Review by Sunetra Chakravati,11/16/2014 9:27:36 PM
Look and feel
Ease of use
Customised for ease of use
'My Doro Manager' app allows remote management
Walk-throughs for all features
By Sunetra Chakravarti
Smartphones are everywhere- look around you and everyone is buried deep into their phone screens... interacting more with them than those around them. But smartphones are also complicated little things... a bit like driving cars- if you know how to drive, you could probably manouvre any but if you don't? Well, tough!
So, what happens to seniors or those with disabilities? How do they make sure they are upto speed with the latest trends and know which grandchild had what themed birthday party on the other side of the globe...
Swedish phone manufacturing company Doro say that over 58% of over-65s want a smartphone. And this is where the Doro Liberto 820 steps in.
An incredible improvement over the first iterations, the Liberto 820 was announced this year at IFA in Berlin in September.
The Liberto 820 has a soft-touch plastic back with a removable battery. There is a guard-rail like plastic bumper on the front around the edges of the phone. On the right of the frame is the power button as well as the volume rocker buttons… all the buttons are hard to miss and resolutely plastic.
There is also a dedicated camera shutter button which should make taking pictures really simple because there is no way it can be confused with the other buttons on the same side panel.
The phone comes with its own dock which works with the usual microUSB charger and also has a charging point at the top next to the headphone dock. Both are again very clearly labelled so very hard to miss.
The Liberto 820’s 4.5-inch screen has a resolution of 940X560, a pixel density of not very much bt the screen is pin sharp and we found no problems with viewing videos and pictures.
The screen has a slight dip in the middle, reason behind the concavity being that if the phone is placed face-down on the table, the screen will not pick up scratches.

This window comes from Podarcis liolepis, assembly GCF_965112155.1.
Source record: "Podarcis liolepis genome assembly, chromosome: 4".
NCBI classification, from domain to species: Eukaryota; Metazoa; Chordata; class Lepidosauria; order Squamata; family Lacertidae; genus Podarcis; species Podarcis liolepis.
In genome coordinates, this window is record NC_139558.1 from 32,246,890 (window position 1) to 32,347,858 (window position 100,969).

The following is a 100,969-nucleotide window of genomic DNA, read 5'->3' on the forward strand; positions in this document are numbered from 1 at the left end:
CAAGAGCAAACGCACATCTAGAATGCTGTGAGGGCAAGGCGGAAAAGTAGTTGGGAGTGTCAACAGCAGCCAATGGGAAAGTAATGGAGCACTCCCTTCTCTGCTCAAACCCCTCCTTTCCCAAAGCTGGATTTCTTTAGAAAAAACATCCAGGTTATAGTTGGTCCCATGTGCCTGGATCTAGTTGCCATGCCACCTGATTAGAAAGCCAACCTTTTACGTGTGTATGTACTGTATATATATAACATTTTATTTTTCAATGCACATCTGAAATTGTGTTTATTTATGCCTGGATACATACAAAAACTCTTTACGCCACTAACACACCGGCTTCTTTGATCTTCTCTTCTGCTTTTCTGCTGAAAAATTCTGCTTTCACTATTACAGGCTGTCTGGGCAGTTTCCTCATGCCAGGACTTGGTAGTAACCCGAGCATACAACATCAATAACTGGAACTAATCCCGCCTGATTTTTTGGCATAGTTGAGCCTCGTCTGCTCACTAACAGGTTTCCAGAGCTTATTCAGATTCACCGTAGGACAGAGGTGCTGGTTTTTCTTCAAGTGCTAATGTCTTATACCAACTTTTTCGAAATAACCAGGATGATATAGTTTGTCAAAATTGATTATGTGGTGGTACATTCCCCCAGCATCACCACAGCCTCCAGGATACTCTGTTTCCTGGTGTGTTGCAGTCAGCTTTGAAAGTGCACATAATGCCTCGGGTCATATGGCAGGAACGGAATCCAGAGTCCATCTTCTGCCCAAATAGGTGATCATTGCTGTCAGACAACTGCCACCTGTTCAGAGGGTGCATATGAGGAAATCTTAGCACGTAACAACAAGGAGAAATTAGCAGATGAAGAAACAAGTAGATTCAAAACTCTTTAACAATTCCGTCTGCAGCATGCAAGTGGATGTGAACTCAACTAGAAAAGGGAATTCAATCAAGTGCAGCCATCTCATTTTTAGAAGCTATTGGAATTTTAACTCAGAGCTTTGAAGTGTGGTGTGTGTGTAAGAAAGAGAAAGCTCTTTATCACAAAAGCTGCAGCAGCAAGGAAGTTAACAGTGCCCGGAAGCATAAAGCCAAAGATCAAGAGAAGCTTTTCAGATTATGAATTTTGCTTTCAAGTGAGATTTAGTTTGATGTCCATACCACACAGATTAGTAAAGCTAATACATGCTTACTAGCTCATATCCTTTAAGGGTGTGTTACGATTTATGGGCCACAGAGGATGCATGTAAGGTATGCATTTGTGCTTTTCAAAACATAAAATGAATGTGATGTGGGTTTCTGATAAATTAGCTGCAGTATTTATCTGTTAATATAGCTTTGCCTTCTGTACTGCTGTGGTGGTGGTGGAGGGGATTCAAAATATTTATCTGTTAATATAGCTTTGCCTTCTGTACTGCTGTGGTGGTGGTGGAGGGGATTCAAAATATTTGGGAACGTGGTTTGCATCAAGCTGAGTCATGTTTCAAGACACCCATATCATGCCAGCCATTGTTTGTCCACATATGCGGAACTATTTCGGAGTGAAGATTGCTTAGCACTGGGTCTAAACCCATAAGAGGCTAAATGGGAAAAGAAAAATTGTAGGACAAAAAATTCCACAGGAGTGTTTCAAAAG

Liberto 820 has Android 4.4.2 Kitkat and we did not experience lags or sluggish performance.
The battery isnt the biggest at 1900mAH but it does a decent job, charging is via a cradle... again very handy to spot if your eyesight isnt great.
The keyboard has had a huge improvement since we reviewed the Liberto 810, so there's Swiftkey at the ready on this one, but what really baffled me was how tiny it was... Elsewhere on the phone everything is really big but those with arthritis and bad eyesight will find it difficult to type messages out- a pop-up message asking to hold the phone in landscape mode while typing will help them further- maybe one for Liberto 830?
The primary camera has a resolution of 8-mega pixel and has the usual settings and functions except that there are no filters, or that they are not called that- they are named after settings or images you try to capture...So, there is a beach setting which imparts a slightly Magnolia hue to images, the sunset setting gives it a golden/yellow tinge, while 'Snow' gave it a blue edge. It is a very innovative way of explaining the filters, my mum would understand it better than amaro/valencia/x-pro II or sierra. If you are wondering what these words are, they are the names of filters on Instagram.
The front-facing camera is a functional one and will not win any awards, but then i dont think the selfie taking craze has gripped the OAP community just yet.
The best part of the Doro handset is the number of assistance features it sports. Every phone feature comes with a step-by-step tutorial to guide the uninitiated through the steps.
And even if you forget the workings, you can easily go back and read up on them.
There is an assistance button on the back which can be set up to send out messages to multiple contacts and also on the activation mode. When activated, it emnates a long beeping sound so you know if it has been activated in error.
My Doro Manager is an app that allows the phone to be remotely accessed by family members to adjust the volume/brightness/wifi, basically anything and everything on the phone.
It can also be used to push photos onto the phone- a really handy feature if your mum is a bit like mine and habitually forgets to access her texts/messages and Facebook.
We spent a few days with the Liberto 820, using it as our primary phone. It is not the aim of the manufacturers to compete with the top flagships- the phone will not win any design awards or for having the sleekest design and/or being the lightest and thinnest. However, it plugs a massive gap in the market by providing a product that is created and aimed specifically for over-65s and in that it does a great job.
The inclusion of the panic button at the back, the 'My Doro Manager' app and the heavily altered UI combined with tutorials for almost every aspect of using a phone is sure to make life easy for OAPs.
Buy it for your nan, your dad or your aunt... it will make a massive change in their lives.